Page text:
At this point, you might be asking yourself how to find out which channels were involved in your user journey. Also, after that, how do you find out how long the user journey is?
That’s were analytics comes in. In your Google Analytics account, you have much of the information you need to find this out.
On the left hand side of Analytics, you will see the above menu. To explore the Multi Channel Funnels, just click that option.
On the Overview section, Analytics shows a series of options that allows us to see how many conversions involved more than one channel. (Please keep in mind that this view still takes into consideration whatever attribution model is valid for the whole account. So if your attribution model is Last Click, you need to keep this in mind, as there might be a over-representation of Direct conversions in the mix)
I’m a firm believer that you can explain almost anything using Venn diagrams. In this section, Analytics shows a set of Venn diagrams that show the extent of the channel overlap in conversions:
Another particularly useful section within the Conversion menu in Analytics is the Path Length report.
This report tells you how many interactions with the different channels users had before converting. It also assigns the value generated by those conversions to the different path lengths.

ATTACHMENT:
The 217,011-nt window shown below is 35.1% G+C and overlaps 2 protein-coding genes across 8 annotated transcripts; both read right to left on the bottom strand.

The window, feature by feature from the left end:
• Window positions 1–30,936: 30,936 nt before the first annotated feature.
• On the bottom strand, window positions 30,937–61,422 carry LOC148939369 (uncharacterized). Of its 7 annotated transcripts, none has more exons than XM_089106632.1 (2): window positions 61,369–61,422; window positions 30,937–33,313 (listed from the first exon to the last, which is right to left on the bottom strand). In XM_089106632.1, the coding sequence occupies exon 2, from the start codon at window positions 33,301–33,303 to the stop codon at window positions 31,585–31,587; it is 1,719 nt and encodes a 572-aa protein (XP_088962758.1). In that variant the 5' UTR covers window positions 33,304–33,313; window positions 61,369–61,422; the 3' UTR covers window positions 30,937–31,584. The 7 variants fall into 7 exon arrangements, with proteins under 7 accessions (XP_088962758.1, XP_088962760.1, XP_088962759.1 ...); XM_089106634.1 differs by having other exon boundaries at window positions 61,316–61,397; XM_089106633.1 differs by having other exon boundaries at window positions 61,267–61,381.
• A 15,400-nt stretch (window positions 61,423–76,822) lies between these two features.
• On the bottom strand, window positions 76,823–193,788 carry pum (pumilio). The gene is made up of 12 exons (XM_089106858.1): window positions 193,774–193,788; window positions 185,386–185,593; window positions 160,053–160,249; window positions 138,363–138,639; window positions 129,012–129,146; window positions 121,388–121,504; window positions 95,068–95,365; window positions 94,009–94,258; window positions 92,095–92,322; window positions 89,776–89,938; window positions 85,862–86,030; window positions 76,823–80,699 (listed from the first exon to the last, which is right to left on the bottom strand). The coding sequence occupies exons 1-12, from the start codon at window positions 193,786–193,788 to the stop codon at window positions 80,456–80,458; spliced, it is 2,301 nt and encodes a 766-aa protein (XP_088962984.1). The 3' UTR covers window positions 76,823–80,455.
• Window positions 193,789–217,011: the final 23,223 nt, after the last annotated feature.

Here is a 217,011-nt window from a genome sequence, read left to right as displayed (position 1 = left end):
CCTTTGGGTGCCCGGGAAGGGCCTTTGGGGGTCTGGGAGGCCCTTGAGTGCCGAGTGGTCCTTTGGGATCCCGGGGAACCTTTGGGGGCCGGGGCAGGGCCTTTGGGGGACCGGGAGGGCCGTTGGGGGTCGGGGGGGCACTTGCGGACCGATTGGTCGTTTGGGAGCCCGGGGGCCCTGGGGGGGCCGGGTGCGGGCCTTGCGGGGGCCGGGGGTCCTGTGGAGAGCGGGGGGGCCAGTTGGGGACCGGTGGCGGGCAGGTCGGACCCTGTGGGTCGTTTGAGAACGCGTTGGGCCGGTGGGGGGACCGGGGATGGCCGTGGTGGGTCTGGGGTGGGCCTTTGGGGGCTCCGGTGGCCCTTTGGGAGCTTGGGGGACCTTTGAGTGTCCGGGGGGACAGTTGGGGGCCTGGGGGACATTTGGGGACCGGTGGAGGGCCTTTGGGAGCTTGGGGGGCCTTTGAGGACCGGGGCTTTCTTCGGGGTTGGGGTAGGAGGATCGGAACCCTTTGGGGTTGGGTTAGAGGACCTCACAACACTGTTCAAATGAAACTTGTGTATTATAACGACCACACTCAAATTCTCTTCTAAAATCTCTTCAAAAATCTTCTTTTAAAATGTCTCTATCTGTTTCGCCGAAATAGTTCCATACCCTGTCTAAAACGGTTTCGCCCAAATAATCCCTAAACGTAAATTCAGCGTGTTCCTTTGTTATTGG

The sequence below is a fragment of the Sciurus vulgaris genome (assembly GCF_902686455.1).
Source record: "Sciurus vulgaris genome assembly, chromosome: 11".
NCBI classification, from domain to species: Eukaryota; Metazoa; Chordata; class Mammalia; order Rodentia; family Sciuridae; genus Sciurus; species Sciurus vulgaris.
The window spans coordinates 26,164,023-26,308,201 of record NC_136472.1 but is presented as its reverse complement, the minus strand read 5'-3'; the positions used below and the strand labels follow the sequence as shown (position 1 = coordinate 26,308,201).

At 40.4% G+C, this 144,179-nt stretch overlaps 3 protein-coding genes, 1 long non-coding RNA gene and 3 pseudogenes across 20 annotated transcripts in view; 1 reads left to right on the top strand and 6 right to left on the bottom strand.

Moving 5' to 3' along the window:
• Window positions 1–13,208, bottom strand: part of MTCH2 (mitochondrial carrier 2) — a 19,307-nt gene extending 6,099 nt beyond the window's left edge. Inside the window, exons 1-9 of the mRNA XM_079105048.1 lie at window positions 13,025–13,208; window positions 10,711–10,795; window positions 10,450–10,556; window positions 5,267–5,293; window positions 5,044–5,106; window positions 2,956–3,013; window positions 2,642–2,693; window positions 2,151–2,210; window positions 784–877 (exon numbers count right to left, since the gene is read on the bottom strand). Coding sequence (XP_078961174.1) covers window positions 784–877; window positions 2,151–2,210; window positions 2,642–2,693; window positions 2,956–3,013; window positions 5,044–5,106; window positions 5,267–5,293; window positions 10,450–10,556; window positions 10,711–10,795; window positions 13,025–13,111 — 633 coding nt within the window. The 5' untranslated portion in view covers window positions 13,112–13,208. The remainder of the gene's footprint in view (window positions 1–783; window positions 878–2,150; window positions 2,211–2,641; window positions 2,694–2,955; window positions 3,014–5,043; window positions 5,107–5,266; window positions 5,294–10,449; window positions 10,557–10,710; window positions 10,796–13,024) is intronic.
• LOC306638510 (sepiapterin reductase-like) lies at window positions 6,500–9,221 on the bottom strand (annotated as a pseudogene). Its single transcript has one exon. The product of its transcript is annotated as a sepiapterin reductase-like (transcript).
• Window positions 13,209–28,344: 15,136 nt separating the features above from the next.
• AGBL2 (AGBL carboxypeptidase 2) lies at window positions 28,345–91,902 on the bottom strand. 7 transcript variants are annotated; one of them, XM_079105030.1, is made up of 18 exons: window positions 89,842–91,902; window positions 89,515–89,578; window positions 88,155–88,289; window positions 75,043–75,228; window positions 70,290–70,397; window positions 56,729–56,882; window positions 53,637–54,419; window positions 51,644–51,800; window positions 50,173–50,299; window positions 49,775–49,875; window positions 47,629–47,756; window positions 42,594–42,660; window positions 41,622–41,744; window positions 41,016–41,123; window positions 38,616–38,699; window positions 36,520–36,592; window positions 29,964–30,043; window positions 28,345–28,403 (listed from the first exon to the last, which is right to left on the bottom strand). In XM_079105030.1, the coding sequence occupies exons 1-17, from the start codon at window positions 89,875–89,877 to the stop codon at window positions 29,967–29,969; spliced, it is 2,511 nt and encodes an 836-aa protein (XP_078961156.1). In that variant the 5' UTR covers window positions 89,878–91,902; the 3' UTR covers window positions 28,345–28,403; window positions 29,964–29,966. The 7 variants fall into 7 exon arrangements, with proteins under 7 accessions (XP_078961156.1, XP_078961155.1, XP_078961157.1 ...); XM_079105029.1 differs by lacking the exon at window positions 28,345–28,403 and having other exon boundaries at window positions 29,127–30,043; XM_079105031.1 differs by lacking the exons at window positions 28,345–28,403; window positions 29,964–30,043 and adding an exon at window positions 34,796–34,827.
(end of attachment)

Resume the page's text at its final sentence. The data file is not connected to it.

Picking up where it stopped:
Similar data can be obtained on the Time Lag view of this section in Analytics. Time Lag shows number of days between the interaction and the conversion.
The relationship is very similar to the above graph, which makes complete sense. Consider the fact that more interactions require a higher level of involvement, and therefore more days.
Finally, the Top Conversion Paths report shows the most common channel combinations that brought a conversion to your hotel website.
Note that these don’t include single-interaction conversions. These will be attributed directly to the channel, not to a conversion path.
Here, Paid Search x2 was the top conversion path for December 2016. This means that these conversions happened after the users clicked on two separate paid search results.
Organic + Direct was the second most popular path. This means that these conversions happened after the users conducted one organic search and clicked on one organic result, and then accessed the site directly before converting.
Top conversion paths are a good way of gauging if your strategy for channel management works for your product. They are also a good way of learning which odigital activities might need a few tweaks to prevent users from dropping off the funnel.
Attribution modelling and multi-channel attribution are among the most complex topics in digital. This is especially true for hotels, who sell a pricey product and are usually present on many different online channels.
It takes a lot of work and time to approach the subject and come out with a solid solution.
However, the benefits far outweigh the costs. Understanding attribution opens a window to your customers’ worldviews. The more you understand them, the better you can serve them. You can adapt your digital strategy to cater to their behaviour.
I’ll be publishing a short series on attribution models for a comprehensive look at what you need to know. In the following articles, I’ll be discussing attribution model comparison in more depth. We might even peer into the murky waters of Cross Device attribution… stay tuned!